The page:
On Wed, Oct 21, 2009 at 3:41 PM, Maciej Stachowiak <m...@apple.com> wrote:

> On Oct 20, 2009, at 7:13 PM, Ennals, Robert wrote:
> One thing I like about the "requestAnimationFrame" approach is that it
> makes it easy to do the right thing. If the simplest approach burns CPU
> cycles, and programmers have to think a bit harder to avoid doing this, then
> I suspect the likely outcome would be that many programmers will take the
> shortest path, and not check whether their page is visible.
> It's nice if you are able to re-engineer your animations enough to make use
> of it. The other approaches discussed seem easier to bolt on to existing
> code.

I'd hoped it would be easy to retrofit. Given

var timer = setInterval(doStuff, /*some inappropriately chosen frame

you can just change it to

var cancelled = false;
  function() { doStuff(); if (!cancelled) window.requestAnimationFrame(); },
cancelled = true;

Note: if you really want to optimize CPU use, then the best thing IMO is to
> use CSS Transitions or CSS Animations, that way the browser is fully in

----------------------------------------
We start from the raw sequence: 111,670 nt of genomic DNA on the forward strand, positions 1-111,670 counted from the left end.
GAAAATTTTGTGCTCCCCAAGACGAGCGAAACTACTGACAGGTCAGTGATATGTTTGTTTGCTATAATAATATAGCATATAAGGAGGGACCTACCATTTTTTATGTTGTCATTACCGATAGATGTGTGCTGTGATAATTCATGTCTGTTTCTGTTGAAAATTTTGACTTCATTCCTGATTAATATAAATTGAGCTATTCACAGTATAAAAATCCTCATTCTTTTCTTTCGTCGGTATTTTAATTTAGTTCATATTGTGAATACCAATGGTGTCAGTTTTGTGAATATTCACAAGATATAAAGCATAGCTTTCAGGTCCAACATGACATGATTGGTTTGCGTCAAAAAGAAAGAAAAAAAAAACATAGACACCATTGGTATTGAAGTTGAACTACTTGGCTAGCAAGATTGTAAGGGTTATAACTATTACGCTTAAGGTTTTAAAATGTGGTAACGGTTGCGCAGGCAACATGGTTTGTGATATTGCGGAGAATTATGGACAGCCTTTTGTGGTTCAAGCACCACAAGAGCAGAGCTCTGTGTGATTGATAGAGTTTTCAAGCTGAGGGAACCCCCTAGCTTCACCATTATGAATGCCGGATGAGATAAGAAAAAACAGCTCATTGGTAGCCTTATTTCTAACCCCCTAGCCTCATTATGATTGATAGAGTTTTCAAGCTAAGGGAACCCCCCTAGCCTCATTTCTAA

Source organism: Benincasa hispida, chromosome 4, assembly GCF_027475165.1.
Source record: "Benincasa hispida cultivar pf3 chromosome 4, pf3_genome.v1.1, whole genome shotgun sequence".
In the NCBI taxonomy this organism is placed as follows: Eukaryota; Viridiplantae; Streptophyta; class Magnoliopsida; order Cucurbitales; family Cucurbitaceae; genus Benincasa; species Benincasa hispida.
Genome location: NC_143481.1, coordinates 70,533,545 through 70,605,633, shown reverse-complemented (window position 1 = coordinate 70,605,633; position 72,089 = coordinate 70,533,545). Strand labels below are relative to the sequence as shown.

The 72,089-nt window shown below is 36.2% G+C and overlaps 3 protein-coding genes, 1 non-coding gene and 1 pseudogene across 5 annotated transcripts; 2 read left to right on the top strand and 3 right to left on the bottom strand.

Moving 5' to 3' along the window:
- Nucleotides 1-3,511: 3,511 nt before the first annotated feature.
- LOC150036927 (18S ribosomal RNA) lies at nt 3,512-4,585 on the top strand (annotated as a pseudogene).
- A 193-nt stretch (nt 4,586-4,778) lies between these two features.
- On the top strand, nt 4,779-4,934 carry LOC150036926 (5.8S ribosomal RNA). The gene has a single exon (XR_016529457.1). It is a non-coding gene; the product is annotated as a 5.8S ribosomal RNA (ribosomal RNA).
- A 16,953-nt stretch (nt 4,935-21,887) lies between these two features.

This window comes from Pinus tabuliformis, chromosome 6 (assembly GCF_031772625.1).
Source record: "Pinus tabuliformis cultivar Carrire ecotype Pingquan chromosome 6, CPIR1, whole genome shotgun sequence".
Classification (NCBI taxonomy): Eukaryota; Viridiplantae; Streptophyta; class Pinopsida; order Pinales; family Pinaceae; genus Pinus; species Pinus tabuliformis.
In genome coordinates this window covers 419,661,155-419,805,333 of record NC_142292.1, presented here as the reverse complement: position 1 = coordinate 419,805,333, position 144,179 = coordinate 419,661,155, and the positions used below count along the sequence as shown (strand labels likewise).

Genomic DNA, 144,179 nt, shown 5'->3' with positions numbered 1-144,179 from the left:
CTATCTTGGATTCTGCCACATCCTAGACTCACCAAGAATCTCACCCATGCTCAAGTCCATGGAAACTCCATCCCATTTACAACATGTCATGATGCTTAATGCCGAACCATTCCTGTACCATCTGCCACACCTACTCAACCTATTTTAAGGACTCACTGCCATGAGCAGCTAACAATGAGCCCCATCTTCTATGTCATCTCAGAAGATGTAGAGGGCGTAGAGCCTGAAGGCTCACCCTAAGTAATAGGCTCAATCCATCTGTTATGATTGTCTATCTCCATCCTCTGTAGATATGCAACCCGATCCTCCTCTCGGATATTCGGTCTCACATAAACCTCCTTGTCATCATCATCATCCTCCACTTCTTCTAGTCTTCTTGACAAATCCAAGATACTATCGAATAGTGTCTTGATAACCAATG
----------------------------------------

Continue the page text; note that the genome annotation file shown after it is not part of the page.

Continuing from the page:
> control of the frame rate and in many cases can do most of the work on the
> GPU, with no need to execute any script as the animation goes. I think this
> has the potential to be more CPU-friendly than the requestAnimationFrame
> approach, though obviously it's not applicable in some cases (e.g. canvas
> drawing).

That is absolutely true, but there will always be lots of situations where
declarative animation is insufficiently flexible --- games, physics
simulations, etc. And of course the ease of retrofitting existing
script-based animations is an issue.

"He was pierced for our transgressions, he was crushed for our iniquities;
the punishment that brought us peace was upon him, and by his wounds we are
healed. We all, like sheep, have gone astray, each of us has turned to his
own way; and the LORD has laid on him the iniquity of us all." [Isaiah

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